So you’ve changed your mind about having that vasectomy and want to know if you can have it reversed. The truth is, you often can have it reversed, but the surgery is more complicated than a vasectomy.
During a vasectomy, your doctor cuts or blocks the tubes, called the vas deferens, which carry sperm from your testes to your penis. In a vasectomy reversal, your doctor has to rejoin these tubes back together so that sperm can reach the semen you ejaculate during orgasm.
How Is a Vasectomy Reversed?
This can be done using one of two methods. The first is through vasovasostomy, where your doctor sews the ends of the vas deferens from the testes to the penis back together.
The second method is vasoepididymostomy. Here, the doctor attaches the vas deferens to the small organ at the back of each testicle that holds sperm. It’s far more difficult than a vasovasostomy. Your doctor may only choose this method if you can’t have a vasovasostomy or if they don’t think it will work.
Vasectomy reversals are performed in a hospital or clinic. You’ll be given anesthesia so you’re not awake and don’t feel anything during the procedure. It usually takes about 2 to 4 hours, and you usually go home the same day. Recovery takes about 2 weeks.
Vasectomies can be reversed a number of times. But the success rate may decrease with each reversal.
Who Should Have It Done?
If you’ve had a change of heart and want to start a family or add to yours, you might consider having your vasectomy reversed. Some men who have lost a child may consider this an option as well.
For a small number of men, the procedure may be helpful to relieve the pain in your testicles caused by a previous vasectomy.
What Are the Side Effects?
They’re rare. But when they do occur, they may include:
Bleeding in your scrotum. This can lead to painful swelling. To avoid it, be sure to follow your doctor’s orders before and after surgery.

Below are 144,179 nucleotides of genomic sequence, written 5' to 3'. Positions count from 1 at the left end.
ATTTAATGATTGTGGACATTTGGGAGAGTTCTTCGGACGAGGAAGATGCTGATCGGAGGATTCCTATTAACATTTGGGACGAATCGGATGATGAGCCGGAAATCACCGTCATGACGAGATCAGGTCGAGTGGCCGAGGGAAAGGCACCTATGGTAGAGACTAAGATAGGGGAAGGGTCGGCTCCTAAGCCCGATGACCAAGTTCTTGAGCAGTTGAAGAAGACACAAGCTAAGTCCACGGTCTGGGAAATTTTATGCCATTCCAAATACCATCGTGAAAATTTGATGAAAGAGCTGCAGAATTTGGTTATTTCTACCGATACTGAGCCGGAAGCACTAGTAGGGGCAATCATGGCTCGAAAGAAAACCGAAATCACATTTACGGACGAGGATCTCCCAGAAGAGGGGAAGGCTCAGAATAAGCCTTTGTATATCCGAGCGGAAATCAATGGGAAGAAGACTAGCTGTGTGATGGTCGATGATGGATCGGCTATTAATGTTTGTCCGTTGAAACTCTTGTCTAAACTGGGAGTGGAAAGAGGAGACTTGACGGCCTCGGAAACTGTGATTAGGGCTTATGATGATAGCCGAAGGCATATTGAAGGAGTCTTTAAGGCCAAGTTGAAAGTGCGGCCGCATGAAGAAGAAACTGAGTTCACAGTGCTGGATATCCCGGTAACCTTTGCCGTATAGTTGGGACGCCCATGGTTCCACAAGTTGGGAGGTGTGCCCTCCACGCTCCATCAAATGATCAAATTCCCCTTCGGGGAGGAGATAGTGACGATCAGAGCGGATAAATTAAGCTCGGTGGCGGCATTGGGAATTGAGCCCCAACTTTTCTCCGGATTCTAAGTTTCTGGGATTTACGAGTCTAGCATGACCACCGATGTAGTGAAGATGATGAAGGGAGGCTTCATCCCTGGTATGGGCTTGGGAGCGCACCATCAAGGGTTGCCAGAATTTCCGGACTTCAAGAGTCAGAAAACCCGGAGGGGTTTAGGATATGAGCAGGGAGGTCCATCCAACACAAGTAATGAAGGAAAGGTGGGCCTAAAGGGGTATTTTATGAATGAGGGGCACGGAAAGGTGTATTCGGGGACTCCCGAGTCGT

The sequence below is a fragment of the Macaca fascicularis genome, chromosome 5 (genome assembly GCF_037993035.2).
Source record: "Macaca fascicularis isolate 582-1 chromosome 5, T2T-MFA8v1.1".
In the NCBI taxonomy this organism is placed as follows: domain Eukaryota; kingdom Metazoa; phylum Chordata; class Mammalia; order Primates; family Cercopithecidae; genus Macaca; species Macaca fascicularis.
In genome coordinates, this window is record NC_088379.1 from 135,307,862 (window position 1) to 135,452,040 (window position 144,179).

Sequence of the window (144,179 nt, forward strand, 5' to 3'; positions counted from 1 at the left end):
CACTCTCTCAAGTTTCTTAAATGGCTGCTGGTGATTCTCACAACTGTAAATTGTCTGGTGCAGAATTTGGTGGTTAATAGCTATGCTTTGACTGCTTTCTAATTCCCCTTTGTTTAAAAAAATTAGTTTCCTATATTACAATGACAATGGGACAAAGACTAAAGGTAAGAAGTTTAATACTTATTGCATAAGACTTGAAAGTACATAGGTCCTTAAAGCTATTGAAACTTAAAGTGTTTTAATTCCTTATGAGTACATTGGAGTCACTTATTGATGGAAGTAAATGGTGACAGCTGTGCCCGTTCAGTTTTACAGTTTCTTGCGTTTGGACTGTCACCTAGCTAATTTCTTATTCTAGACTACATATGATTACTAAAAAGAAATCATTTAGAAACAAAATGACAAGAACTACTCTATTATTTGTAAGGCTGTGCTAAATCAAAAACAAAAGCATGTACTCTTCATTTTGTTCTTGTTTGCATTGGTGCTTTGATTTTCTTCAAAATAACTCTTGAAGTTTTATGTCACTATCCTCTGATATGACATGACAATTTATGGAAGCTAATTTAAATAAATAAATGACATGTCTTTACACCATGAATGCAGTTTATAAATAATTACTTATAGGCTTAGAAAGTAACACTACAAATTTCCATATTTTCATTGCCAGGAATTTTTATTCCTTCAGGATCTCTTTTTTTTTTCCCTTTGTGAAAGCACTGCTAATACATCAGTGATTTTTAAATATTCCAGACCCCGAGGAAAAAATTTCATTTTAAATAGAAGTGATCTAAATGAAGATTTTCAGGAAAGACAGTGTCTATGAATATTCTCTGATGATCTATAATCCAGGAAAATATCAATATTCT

Infection. This is always a possibility with any procedure. If you get one, your doctor will most likely treat it with antibiotics.
Severe or persistent pain. Call your doctor right away if you have pain that doesn’t ease up with over-the-counter medicines.
How Can I Tell If It Worked?
You’ll know your vasectomy reversal was successful if sperm appear in your semen after a few months. Your doctor will collect samples and examine them for 4 to 6 months -- enough time for your counts to stabilize.
If you have a vasovasostomy, it could take 6 to 12 months before sperm return. And if you had a vasoepididymostomy, it may take even longer than a year for sperm to appear in your semen.
Once your sperm comes back, your chances to conceive could go up, too. But the success of your vasectomy reversal surgery will depend on many things, including the type of surgery you originally had, and if there are any other factors keeping you and your partner from getting pregnant.
Will It Affect My Sex Life?
It shouldn’t. But don’t have sex or ejaculate until your doctor gives you the “all clear.” Most doctors recommend that you wait 2 to 3 weeks to have sex.